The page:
Nine years into the recovery, the hotel real estate sector is readjusting. This year, the sector should should expect an acclimatization of investment funds, involving in part a restrategizing on behalf of private equity, but just about full-steam ahead for foreign investors/cross-capital border flows…at least, according to the Hotel Investment Outlook 2017 published by commercial real estate services firm JLL.
Hotel transaction volumes for 2016 totaled $31B, and JLL forecasts that 2017 will be flat or a bit below that mark, garnering between $29B and $31B.
The share of cross-border capital peaked in 2016 reaching 33% of all deals, according to JLL. Global events have taken their turn macro-economically, in terms of how investors are allocating hotel-sector outlays, and this ratio is expected to decline this year.
Investors from mainland China comprised the largest class, chasing American hotel assets above all others. But the buying power of Chinese investors will be stressed by tighter capital controls imposed by the government for 2017.
American hotels accepted $14B in cross-border capital investment inflows during 2016, topping Europe. About $3.4B of cross-border capital was invested into Europe, followed by $1.3B in the Australasia region, and $.04B into South America. Breaking down outflows, $9.8B came from mainland China; $4.6B came from Asia proper; $2.1B came from the Middle East region; and North America invested $2B into other markets. Worth noting are the woes of nations relying on oil-production incomes — JLL estimates investment from Middle East nations to be flat this year.
More so than ever, the pursuit of yield remains paramount. JLL says that 2017 is marked by “resets and changes,” and will lead to “a year of stability and greater consistency” of investment inflows.
But as transactions move into secondary and tertiary markets seeking yields, burps and hiccups will result. “Some markets where hotel performance has turned negative will see more stress in 2017, resulting in potential opportunities for buyers,” JLL researchers write. These markets include Houston, Miami and New York. Investors may fare better in West Coast markets and in Washington, D.C.,. JLL expects those cities to be strong secondary markets.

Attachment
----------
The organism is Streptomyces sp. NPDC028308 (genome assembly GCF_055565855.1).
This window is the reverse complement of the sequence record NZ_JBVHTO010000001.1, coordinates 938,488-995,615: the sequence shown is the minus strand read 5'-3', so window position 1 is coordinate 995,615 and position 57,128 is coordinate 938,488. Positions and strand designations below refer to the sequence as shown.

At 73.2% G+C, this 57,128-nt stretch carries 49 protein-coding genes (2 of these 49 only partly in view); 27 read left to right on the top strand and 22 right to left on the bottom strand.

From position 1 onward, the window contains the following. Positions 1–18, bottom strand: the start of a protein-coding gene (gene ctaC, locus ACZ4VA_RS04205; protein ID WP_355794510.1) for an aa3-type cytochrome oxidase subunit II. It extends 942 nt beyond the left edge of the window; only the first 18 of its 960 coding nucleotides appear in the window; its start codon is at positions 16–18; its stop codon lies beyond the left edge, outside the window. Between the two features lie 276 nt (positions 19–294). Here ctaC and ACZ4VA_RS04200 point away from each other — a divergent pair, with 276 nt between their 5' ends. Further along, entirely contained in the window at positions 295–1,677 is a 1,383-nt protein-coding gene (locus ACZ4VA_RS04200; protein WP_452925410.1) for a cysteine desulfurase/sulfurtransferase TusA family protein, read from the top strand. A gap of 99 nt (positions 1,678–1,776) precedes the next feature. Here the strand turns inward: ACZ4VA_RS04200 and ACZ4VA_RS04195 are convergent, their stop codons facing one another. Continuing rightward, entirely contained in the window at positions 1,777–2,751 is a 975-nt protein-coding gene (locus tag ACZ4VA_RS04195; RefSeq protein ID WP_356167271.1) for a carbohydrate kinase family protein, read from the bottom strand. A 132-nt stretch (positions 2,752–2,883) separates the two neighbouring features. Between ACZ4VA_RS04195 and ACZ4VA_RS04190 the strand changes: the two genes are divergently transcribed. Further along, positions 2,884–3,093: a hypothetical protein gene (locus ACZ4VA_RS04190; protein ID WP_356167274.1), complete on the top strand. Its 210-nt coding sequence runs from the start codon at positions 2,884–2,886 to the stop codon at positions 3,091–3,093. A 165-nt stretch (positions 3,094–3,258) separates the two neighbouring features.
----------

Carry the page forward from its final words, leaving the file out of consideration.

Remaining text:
France, Belgium and Turkey are forecast to see impacts from terrorism. However, a trend among non-European nations took hold in 2016: Japan, South Korea and Vietnam recorded double-digit tourism growth.
The issue brought forth for hotels in 2017 is flatlining EBIDTA. Pursuing yield outside of gateways is one solution that hotel investors have sought — but mergers and acquisitions (M&As) are another way to push company performance. Expect 2017 to be the year of consolidation, via M&A activity. Institutional investors jumped four-times investment in 2016 compared to 2015, embodying 20% of investors last year. Acquisitions increased to 40% in 2016, compared to 25% in 2015.
“Institutional investors’ buyer share is expected to stay strong in 2017; private equity buyers stand to see some increases. Particularly in the U.S., a partial re-emergence of private equity investors is on deck, with funds having raised capital to deploy. The role of private equity is shifting. In some cases, where they did sell big portfolios in 2016, [private equity] investors are staying in deals in a partial capacity. They continue to serve as portfolio managers when selling to long-term-hold institutional capital, which has less hotel real estate expertise,” say JLL researchers.